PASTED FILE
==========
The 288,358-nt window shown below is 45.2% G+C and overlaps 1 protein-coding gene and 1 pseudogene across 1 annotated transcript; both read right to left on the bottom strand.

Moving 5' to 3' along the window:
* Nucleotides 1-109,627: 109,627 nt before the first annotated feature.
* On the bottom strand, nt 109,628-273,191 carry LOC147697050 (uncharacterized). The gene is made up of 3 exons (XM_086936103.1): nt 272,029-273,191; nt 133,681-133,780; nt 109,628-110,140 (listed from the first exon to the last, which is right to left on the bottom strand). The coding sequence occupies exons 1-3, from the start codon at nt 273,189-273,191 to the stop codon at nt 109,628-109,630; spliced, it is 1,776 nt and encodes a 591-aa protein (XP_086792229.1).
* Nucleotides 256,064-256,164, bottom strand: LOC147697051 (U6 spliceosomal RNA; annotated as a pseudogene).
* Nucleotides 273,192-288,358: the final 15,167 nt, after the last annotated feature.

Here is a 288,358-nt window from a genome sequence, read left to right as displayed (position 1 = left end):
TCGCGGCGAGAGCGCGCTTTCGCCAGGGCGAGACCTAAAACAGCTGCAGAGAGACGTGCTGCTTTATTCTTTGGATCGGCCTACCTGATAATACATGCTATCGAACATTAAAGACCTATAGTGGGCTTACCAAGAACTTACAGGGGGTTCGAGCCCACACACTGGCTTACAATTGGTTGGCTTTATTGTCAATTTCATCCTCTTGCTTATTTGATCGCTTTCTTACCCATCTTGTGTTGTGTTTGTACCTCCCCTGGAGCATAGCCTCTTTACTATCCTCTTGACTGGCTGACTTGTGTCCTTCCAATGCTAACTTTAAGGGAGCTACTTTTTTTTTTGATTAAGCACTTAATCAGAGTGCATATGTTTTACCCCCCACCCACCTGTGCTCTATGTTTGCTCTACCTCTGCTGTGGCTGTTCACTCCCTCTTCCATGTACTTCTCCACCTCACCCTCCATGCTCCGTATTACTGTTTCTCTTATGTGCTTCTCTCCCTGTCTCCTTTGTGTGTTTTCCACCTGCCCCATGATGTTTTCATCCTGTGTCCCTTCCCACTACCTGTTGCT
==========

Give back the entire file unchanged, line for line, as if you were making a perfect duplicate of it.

The 288,358-nt window shown below is 45.2% G+C and overlaps 1 protein-coding gene and 1 pseudogene across 1 annotated transcript; both read right to left on the bottom strand.

Moving 5' to 3' along the window:
* Nucleotides 1-109,627: 109,627 nt before the first annotated feature.
* On the bottom strand, nt 109,628-273,191 carry LOC147697050 (uncharacterized). The gene is made up of 3 exons (XM_086936103.1): nt 272,029-273,191; nt 133,681-133,780; nt 109,628-110,140 (listed from the first exon to the last, which is right to left on the bottom strand). The coding sequence occupies exons 1-3, from the start codon at nt 273,189-273,191 to the stop codon at nt 109,628-109,630; spliced, it is 1,776 nt and encodes a 591-aa protein (XP_086792229.1).
* Nucleotides 256,064-256,164, bottom strand: LOC147697051 (U6 spliceosomal RNA; annotated as a pseudogene).
* Nucleotides 273,192-288,358: the final 15,167 nt, after the last annotated feature.

Here is a 288,358-nt window from a genome sequence, read left to right as displayed (position 1 = left end):
TCGCGGCGAGAGCGCGCTTTCGCCAGGGCGAGACCTAAAACAGCTGCAGAGAGACGTGCTGCTTTATTCTTTGGATCGGCCTACCTGATAATACATGCTATCGAACATTAAAGACCTATAGTGGGCTTACCAAGAACTTACAGGGGGTTCGAGCCCACACACTGGCTTACAATTGGTTGGCTTTATTGTCAATTTCATCCTCTTGCTTATTTGATCGCTTTCTTACCCATCTTGTGTTGTGTTTGTACCTCCCCTGGAGCATAGCCTCTTTACTATCCTCTTGACTGGCTGACTTGTGTCCTTCCAATGCTAACTTTAAGGGAGCTACTTTTTTTTTTGATTAAGCACTTAATCAGAGTGCATATGTTTTACCCCCCACCCACCTGTGCTCTATGTTTGCTCTACCTCTGCTGTGGCTGTTCACTCCCTCTTCCATGTACTTCTCCACCTCACCCTCCATGCTCCGTATTACTGTTTCTCTTATGTGCTTCTCTCCCTGTCTCCTTTGTGTGTTTTCCACCTGCCCCATGATGTTTTCATCCTGTGTCCCTTCCCACTACCTGTTGCT